WHEN I WAS A CHILD I regularly incited the wrath of my schoolmates because of my preference for reading a book over spending hours watching mind-numbing cartoons or patronizing soap operas. This hasn’t changed much; I am still the boy who walks into a street sign because he is too engrossed in a novel. Books let me drift off and experience the world through someone else’s eyes all while visualizing everything in my head. In that sense, reading can be an intensely personal experience. A writer starts the novel, but the reader finishes it.
This is why when the inevitable film adaptation of a much-loved bestseller comes along- like with Fifty Shades- the responses from the reading public can range from cult-ish devotion to bitter resentment. Careless adaptations can lose a lot of money and tarnish a director’s career, but a good adaptation can be both a real money-maker and a star-making machine (hello Kristen Stewart). I wish that all book-to-film endeavors could match the quality of some of the best in the genre, but regardless I’ll always rush my local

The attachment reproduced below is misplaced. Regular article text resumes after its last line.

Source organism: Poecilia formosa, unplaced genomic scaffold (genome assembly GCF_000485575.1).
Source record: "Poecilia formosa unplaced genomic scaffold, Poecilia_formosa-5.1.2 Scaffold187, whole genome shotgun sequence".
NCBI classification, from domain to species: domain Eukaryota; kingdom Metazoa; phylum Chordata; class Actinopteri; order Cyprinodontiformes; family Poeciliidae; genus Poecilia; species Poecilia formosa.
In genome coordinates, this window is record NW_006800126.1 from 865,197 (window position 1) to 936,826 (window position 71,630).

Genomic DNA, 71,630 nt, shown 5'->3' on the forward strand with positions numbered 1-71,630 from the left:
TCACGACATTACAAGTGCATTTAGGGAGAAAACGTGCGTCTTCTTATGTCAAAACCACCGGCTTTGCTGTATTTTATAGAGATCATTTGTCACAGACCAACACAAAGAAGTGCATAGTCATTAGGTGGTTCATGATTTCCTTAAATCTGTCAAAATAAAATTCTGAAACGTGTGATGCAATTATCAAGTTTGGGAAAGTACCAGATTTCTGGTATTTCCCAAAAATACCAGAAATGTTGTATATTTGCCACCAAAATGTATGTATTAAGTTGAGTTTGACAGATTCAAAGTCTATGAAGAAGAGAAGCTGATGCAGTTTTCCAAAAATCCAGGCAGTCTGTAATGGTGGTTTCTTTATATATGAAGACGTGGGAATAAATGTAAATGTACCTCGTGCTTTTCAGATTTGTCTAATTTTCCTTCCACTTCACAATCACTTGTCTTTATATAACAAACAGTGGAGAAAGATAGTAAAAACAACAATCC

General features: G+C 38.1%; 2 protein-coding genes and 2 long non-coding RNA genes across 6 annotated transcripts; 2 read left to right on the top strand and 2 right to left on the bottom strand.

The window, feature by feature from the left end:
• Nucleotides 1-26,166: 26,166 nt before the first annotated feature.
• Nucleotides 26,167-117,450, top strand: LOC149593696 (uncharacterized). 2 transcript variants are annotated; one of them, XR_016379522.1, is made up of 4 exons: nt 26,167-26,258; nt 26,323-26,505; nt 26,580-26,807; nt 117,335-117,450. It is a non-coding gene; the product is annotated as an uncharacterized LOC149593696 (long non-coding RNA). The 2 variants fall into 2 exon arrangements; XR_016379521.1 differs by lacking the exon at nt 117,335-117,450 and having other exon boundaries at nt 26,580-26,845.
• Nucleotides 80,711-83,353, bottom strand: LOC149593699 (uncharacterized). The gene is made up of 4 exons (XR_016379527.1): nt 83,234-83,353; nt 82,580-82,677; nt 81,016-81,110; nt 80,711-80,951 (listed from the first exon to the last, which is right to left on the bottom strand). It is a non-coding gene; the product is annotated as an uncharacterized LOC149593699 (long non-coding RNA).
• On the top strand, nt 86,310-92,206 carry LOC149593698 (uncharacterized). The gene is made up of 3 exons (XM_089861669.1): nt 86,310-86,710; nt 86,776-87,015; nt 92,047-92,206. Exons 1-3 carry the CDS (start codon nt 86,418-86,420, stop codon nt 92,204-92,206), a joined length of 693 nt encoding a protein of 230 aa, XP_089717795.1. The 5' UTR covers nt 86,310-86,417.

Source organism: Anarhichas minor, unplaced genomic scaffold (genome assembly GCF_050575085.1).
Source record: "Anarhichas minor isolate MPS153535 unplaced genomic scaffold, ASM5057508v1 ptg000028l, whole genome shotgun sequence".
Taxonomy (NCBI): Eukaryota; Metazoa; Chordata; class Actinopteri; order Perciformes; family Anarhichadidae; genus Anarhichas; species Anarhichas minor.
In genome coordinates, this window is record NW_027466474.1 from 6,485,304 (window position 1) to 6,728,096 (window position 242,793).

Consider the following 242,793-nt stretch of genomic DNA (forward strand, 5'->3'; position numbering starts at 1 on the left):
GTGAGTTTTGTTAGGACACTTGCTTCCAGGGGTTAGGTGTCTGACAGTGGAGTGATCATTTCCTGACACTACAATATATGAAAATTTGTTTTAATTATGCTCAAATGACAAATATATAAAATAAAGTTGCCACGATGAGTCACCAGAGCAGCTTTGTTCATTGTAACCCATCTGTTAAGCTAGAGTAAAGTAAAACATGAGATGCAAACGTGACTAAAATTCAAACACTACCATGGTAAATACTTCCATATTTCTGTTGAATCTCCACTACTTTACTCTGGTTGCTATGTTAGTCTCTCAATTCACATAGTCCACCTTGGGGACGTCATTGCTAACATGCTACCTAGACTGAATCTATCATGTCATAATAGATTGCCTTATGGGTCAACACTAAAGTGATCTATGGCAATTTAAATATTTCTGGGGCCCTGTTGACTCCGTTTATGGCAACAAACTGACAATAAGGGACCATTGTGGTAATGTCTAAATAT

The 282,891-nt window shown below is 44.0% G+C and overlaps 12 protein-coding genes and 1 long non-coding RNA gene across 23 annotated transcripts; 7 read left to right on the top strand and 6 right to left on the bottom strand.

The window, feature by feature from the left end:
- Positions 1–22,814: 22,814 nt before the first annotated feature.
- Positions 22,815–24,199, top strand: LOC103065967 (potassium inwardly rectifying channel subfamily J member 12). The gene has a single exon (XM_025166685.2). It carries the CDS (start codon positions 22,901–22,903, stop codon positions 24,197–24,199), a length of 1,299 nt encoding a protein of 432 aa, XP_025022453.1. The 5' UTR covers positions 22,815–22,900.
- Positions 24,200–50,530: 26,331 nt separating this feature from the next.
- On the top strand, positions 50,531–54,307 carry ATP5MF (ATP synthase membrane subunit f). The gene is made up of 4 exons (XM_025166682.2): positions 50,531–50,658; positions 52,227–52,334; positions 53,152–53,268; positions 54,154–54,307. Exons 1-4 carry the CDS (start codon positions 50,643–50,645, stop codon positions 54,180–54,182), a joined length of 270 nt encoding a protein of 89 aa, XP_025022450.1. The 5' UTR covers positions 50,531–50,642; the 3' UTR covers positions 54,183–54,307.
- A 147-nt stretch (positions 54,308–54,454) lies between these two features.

streaming site cinema to check out the latest adaptations. Questioning eyebrows raised, pop corn clenched in my cynical fist. I always hope that the worlds portrayed on screen will match up to the ones in my imagination. And if they don’t? It’s back to the page.
Here are a few adaptations that got it oh-so-right.
One of my favorite films of all-time was originally an equally mind-bending novel by sci-fi poet laureate Arthur Clarke. Its cinematic perfection is still unparalleled today.
Stanley Kubrick turned what could have been another yawn some horror dud into surely the most claustrophobic, chilling baroque descent into one man’s madness ever seen on screen. The real feat is the ambiguity. Whereas Stephen King’s novel is about a haunted house, Kubrick’s film is about a haunted mind.
Brian De Palma’s ode to teen angst, alienation and religious guilt is perhaps the only other Stephen King adaptation that’s worth a watch. The opening scene is still shocking till this day. With a hysterically screaming Carrie being pelted with tampons by a taunting pack of school mates while showering in the locker room and experiencing her first period.
The films are flawless, with producers onto a winning formula by casting relatable actors who seem like the characters they portray, changing directors to keep things fresh, and sticking faithfully to what was already a perfect plot.
The Virgin Suicides adapted from arguably Jeff Eugenides’ greatest work. Put Sofia Coppola firmly into most critics and movie nerds ‘best directors’ list and catapulted Kirsten Dunst into one of the greatest leading ladies in film history. The influence of Coppola’s dreamy triumph has only deepened with time. Never forget who the original Suicide Squad was.